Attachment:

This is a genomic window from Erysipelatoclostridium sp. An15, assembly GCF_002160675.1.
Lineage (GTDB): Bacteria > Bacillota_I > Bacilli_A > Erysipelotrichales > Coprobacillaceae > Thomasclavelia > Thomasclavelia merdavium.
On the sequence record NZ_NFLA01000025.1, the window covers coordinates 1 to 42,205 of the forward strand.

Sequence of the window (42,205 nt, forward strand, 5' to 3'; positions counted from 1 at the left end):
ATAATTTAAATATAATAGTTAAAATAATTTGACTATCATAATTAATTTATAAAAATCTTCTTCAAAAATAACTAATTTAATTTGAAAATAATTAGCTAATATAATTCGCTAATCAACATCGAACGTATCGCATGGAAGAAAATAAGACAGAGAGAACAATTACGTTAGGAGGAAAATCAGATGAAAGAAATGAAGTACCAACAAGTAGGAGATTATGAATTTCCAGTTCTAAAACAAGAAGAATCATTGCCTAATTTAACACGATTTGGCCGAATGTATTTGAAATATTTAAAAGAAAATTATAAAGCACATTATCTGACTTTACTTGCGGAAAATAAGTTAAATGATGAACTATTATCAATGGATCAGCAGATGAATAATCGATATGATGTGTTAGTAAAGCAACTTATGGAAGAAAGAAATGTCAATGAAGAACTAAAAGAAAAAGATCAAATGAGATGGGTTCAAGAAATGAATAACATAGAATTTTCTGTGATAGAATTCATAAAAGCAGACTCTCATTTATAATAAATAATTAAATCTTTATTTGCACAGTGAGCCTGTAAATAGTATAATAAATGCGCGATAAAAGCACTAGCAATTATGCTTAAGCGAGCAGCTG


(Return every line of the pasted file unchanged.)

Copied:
This is a genomic window from Erysipelatoclostridium sp. An15, assembly GCF_002160675.1.
Lineage (GTDB): Bacteria > Bacillota_I > Bacilli_A > Erysipelotrichales > Coprobacillaceae > Thomasclavelia > Thomasclavelia merdavium.
On the sequence record NZ_NFLA01000025.1, the window covers coordinates 1 to 42,205 of the forward strand.

Sequence of the window (42,205 nt, forward strand, 5' to 3'; positions counted from 1 at the left end):
ATAATTTAAATATAATAGTTAAAATAATTTGACTATCATAATTAATTTATAAAAATCTTCTTCAAAAATAACTAATTTAATTTGAAAATAATTAGCTAATATAATTCGCTAATCAACATCGAACGTATCGCATGGAAGAAAATAAGACAGAGAGAACAATTACGTTAGGAGGAAAATCAGATGAAAGAAATGAAGTACCAACAAGTAGGAGATTATGAATTTCCAGTTCTAAAACAAGAAGAATCATTGCCTAATTTAACACGATTTGGCCGAATGTATTTGAAATATTTAAAAGAAAATTATAAAGCACATTATCTGACTTTACTTGCGGAAAATAAGTTAAATGATGAACTATTATCAATGGATCAGCAGATGAATAATCGATATGATGTGTTAGTAAAGCAACTTATGGAAGAAAGAAATGTCAATGAAGAACTAAAAGAAAAAGATCAAATGAGATGGGTTCAAGAAATGAATAACATAGAATTTTCTGTGATAGAATTCATAAAAGCAGACTCTCATTTATAATAAATAATTAAATCTTTATTTGCACAGTGAGCCTGTAAATAGTATAATAAATGCGCGATAAAAGCACTAGCAATTATGCTTAAGCGAGCAGCTG